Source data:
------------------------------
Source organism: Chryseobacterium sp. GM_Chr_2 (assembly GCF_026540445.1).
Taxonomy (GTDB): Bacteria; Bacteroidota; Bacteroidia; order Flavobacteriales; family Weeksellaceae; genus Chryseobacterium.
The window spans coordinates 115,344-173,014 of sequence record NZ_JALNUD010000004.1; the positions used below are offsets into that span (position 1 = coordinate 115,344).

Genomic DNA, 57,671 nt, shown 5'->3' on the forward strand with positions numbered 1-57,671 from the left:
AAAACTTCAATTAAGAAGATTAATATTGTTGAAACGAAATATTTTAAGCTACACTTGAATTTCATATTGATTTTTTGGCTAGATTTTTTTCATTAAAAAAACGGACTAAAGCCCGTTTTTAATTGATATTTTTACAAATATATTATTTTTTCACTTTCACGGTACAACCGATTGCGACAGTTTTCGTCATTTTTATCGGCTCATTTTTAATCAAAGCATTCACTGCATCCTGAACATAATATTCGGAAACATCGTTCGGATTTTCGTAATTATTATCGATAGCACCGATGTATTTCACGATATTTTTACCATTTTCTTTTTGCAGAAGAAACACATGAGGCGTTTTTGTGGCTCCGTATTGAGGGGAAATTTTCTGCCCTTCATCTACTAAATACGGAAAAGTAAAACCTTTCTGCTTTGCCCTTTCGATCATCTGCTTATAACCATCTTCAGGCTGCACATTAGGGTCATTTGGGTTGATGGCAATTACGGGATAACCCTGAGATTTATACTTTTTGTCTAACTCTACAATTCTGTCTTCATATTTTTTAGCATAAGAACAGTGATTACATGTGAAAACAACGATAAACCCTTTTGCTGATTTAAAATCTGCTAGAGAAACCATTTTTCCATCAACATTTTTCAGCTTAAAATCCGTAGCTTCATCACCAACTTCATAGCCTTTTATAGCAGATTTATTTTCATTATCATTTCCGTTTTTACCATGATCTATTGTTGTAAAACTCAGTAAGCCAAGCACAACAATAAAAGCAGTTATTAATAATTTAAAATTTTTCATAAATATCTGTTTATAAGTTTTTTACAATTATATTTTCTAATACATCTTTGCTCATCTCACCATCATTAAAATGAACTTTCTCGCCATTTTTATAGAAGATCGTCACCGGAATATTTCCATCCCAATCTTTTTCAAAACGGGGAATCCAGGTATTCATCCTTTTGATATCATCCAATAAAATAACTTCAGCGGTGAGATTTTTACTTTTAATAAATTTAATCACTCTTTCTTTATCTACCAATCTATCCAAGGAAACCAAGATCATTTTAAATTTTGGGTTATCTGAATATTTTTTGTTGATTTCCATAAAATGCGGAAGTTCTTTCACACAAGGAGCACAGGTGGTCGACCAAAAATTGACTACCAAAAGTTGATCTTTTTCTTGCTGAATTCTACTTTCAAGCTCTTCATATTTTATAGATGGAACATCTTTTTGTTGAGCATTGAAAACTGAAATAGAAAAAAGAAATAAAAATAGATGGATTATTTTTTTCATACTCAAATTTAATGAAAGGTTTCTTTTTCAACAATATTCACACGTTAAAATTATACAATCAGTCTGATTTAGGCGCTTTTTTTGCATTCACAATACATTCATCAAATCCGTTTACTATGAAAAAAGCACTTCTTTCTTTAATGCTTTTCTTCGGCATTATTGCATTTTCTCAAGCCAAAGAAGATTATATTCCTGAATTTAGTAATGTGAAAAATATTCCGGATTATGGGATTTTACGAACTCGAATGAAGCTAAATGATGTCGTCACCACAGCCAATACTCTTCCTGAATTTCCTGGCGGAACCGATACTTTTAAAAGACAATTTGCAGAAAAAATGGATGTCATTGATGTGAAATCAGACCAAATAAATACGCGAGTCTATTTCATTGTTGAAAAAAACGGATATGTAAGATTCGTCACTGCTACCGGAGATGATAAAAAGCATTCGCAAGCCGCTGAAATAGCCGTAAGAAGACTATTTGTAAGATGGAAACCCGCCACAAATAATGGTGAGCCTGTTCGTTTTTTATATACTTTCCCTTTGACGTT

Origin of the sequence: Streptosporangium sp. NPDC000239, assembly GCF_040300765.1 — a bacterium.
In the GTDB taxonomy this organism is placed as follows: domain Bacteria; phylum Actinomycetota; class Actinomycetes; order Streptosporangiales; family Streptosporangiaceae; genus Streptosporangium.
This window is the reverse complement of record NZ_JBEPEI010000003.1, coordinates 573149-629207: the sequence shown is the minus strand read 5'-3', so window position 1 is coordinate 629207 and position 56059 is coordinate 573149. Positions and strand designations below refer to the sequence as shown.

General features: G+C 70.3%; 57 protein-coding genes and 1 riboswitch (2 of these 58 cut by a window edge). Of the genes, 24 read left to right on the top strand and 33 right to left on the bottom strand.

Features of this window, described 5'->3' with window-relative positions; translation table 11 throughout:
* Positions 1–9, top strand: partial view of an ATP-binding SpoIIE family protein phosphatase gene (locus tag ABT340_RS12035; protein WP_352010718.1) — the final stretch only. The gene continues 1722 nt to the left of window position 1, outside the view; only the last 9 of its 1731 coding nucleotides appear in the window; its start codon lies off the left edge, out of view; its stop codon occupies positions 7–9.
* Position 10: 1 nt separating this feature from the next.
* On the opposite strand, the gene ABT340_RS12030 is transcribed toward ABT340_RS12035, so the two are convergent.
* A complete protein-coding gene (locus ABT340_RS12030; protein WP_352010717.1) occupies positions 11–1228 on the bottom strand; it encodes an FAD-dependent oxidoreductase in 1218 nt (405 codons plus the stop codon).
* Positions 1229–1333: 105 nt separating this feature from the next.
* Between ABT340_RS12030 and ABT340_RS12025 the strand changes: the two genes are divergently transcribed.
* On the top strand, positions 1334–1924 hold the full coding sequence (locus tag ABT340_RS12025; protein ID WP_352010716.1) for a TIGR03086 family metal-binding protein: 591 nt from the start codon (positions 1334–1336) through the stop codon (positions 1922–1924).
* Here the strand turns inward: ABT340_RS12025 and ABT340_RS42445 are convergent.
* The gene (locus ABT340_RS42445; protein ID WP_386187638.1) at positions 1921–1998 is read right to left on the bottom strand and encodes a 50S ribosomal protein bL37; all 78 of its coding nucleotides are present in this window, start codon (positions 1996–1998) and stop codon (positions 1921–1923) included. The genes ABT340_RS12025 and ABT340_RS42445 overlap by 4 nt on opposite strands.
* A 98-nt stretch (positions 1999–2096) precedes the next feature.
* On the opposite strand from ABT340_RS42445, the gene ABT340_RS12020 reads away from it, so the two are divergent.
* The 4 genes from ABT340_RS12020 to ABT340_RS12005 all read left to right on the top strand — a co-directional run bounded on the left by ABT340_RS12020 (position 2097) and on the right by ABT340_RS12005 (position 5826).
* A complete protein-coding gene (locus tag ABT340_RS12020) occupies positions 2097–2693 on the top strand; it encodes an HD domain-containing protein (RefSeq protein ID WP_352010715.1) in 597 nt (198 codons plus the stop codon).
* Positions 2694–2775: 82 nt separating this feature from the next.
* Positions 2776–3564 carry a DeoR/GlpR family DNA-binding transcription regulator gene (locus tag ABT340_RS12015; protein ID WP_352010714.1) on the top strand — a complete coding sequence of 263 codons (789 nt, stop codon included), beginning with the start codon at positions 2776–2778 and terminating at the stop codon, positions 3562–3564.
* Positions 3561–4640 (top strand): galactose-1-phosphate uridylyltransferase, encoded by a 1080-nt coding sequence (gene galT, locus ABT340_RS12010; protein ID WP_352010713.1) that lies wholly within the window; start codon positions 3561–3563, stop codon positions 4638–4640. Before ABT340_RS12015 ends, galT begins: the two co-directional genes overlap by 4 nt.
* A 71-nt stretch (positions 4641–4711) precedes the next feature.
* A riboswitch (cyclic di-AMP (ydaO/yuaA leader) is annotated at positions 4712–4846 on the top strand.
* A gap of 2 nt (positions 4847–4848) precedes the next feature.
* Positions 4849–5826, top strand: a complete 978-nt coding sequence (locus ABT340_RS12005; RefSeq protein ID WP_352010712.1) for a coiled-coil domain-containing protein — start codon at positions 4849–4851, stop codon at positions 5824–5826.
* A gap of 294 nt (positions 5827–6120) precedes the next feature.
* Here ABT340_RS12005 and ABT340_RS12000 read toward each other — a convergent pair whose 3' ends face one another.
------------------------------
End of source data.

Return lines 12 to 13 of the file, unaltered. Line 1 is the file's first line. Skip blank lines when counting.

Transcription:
* Position 10: 1 nt separating this feature from the next.
* On the opposite strand, the gene ABT340_RS12030 is transcribed toward ABT340_RS12035, so the two are convergent.